I have my client and employee onboarding processes down now. We have checklists for clients’ projects and tasks, and I aim to standardize and automate processes as much as we can. Building the right team for any firm is no easy task. For me this is still a work in progress, but having a team to delegate projects to allows me the opportunity to take on more and larger projects and help more clients. I do a lot of hiring from my alma mater, Baruch College, and some employees have come to my firm initially from the Ladders for Leaders program, which is run by the City of New York. I train new hires myself for several months and encourage peer-to-peer training. We also maintain process documentation for each client, which helps new team members get up to speed quickly.

I constantly need to be looking forward to something fun that’s not work related. As much as I enjoy what I do, I look forward to family time (and “me time”). I’m a big plan-ahead kind of girl. I usually have my next Easter and summer vacations planned before the end of the year, and that gives me something to look forward to. I also love dancing and going out to dinner with friends. I’m the planner for that too; I don’t think any of my friends would go out dancing if I didn’t plan a dancing outing. I take time off whenever my kids are off from school, or at least work from home if the no-school day falls during the month-end close.

I really enjoy helping other women entrepreneurs and accounting students. I am a mentor of WEnyc, an initiative that provides support and resources to help women start and grow their businesses. I also lead the New York Women Entrepreneurs Meetup, which offers women entrepreneurs a friendly setting where they can share ideas and learn from each other. I serve as a mentor in Baruch’s mentorship programs (Executives on Campus and Shadow Partners) and participate as a speaker in Baruch’s entrepreneurship class and Pace’s Beta Alpha Psi lecture series. I also welcome and encourage students to set up meetings with me to get advice or to visit my office and see what we do.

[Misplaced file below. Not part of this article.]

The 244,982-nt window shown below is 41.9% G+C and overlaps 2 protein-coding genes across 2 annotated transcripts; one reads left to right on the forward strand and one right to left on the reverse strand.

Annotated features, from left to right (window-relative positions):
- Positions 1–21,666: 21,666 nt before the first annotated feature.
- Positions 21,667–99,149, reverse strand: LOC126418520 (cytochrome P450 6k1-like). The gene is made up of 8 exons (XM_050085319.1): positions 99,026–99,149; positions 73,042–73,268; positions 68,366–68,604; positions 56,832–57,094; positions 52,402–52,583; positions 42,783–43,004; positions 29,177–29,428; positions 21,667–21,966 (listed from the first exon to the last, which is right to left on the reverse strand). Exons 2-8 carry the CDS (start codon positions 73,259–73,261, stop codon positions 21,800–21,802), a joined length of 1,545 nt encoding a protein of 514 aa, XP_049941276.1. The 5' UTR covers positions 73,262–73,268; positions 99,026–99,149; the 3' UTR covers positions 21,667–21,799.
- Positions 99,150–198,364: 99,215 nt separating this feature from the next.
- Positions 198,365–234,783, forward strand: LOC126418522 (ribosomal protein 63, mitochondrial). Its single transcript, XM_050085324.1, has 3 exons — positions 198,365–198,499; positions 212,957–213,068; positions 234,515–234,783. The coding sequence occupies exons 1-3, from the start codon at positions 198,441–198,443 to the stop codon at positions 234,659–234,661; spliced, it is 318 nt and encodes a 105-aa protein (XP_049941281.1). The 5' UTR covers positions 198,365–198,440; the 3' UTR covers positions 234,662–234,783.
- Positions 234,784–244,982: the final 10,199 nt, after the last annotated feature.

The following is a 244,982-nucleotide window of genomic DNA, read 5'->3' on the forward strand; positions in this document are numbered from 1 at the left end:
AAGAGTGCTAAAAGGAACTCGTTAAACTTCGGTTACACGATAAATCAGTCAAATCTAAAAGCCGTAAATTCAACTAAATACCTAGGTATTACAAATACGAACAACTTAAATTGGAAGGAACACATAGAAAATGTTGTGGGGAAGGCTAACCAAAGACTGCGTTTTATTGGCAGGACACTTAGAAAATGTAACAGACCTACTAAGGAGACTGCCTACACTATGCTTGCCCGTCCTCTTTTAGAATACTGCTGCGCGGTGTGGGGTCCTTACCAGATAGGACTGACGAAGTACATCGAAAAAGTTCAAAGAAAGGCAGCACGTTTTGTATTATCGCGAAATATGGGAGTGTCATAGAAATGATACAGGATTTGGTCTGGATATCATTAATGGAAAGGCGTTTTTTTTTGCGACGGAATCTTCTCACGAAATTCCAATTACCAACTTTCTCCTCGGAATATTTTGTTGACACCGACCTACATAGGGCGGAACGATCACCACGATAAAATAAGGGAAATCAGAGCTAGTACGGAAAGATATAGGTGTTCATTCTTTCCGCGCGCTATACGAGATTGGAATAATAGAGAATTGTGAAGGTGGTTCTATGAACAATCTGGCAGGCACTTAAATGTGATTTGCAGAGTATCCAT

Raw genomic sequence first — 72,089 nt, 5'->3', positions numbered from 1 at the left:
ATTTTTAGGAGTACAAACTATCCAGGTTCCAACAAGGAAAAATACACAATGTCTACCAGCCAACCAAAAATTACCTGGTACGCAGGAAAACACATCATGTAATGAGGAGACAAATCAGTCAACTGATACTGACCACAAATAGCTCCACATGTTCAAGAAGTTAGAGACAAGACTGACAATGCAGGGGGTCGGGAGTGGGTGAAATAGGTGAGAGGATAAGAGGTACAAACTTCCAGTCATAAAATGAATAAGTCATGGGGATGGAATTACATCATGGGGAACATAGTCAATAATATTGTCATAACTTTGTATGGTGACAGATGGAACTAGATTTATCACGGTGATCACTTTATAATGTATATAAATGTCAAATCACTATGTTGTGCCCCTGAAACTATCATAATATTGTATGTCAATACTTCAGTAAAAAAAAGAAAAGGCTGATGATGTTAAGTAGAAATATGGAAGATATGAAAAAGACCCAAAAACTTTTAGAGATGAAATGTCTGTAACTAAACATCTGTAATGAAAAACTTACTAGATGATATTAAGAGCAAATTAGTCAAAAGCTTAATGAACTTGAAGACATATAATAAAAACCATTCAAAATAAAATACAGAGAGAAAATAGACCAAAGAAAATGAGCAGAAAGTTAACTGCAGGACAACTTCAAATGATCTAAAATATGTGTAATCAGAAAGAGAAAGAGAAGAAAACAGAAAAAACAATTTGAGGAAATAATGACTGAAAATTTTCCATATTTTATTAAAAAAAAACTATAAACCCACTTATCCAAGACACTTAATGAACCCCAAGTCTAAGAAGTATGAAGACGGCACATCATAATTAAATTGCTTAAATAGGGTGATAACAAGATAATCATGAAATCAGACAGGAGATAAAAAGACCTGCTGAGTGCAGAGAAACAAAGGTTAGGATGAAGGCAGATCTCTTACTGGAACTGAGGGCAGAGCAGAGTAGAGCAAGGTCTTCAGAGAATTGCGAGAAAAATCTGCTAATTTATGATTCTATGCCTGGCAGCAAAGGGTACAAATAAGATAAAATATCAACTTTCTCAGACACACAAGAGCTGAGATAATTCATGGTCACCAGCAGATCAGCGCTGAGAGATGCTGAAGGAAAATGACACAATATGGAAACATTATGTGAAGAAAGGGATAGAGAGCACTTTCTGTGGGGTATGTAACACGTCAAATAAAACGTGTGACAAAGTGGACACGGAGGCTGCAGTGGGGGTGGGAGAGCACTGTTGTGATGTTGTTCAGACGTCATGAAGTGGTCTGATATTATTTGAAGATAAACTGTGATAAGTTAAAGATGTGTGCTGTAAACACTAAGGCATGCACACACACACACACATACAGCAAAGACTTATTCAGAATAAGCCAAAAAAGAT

A Day in My Life

  • Get up at 6:30 and check email in case anyone needs me already
  • Rush to kiss my 7-year-old good morning then rush to a locked door at my teenager’s room; call him three times to see if he opens his door so I can kiss him good morning
  • Get everyone ready and out of the house (try to get a good-bye kiss from teenager); drop younger son off at school
  • Get on the train and do some marketing on social media and return emails
  • Run to the first client or business development meeting
  • Choose one of the following: Go to a consulting project/Go to the office to work with the team on the week’s priorities/Train new staff
  • Listen to a webinar
  • Run out for a lunch meeting
  • Choose one of the following: Review staff’s work/call a client or prospect/review the marketing plan and implement one strategy from the plan/meet a client at the office
  • Check on the teenager, who has been off from school for two hours now
  • Work on some fun project: migrate financial data from QuickBooks to NetSuite or automate the expense reporting process for a client
  • Choose one of the following: Run to pick up my son from school at 6:00/attend or host a networking event

On Saturday, I take the kids to Spanish class, go to lunch with the family, go to dinner or dancing with friends. On Sunday, I go to church, go to lunch with the family, make sure the teenager does his homework, help 7-year-old with his homework, play with him after, and watch TV.

My life is busy, but I’m doing what I love to do and helping clients who love the fact that I love doing something they don’t. What better combination can I ask for?

Ramona Cedeno, CPA/CGMA is the founder and CEO of FiBrick Financial Services, New York, N.Y.